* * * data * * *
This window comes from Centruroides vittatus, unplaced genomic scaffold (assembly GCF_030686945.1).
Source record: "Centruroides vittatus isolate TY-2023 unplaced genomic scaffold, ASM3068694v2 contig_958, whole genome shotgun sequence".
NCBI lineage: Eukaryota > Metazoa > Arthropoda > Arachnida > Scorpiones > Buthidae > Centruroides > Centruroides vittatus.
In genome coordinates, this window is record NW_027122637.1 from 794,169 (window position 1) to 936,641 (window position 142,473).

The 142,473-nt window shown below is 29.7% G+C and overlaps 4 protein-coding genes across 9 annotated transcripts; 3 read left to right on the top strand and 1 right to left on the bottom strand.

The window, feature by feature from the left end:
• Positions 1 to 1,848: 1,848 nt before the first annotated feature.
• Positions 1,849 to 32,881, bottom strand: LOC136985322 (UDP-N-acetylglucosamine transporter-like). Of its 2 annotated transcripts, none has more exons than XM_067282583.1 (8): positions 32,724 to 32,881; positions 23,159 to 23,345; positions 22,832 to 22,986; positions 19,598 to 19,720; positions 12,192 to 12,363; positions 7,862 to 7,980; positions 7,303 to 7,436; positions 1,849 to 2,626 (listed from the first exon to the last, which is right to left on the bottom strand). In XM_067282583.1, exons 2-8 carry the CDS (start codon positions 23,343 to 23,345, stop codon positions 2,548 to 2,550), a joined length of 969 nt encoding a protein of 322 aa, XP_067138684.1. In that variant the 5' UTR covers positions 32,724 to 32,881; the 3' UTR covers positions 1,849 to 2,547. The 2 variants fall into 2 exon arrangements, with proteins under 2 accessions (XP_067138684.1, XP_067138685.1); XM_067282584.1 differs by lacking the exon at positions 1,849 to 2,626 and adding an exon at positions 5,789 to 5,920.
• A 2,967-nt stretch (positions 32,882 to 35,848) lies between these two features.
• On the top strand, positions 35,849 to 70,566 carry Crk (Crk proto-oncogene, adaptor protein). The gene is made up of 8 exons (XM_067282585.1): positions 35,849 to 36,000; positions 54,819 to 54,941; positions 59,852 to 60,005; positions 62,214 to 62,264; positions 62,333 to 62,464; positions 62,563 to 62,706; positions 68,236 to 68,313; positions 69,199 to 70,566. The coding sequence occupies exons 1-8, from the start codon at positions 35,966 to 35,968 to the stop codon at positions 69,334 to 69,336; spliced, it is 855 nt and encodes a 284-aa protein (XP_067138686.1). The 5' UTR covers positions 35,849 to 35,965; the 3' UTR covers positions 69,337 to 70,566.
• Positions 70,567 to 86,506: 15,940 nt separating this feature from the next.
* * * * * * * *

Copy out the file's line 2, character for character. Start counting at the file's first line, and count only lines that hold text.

Source record: "Centruroides vittatus isolate TY-2023 unplaced genomic scaffold, ASM3068694v2 contig_958, whole genome shotgun sequence".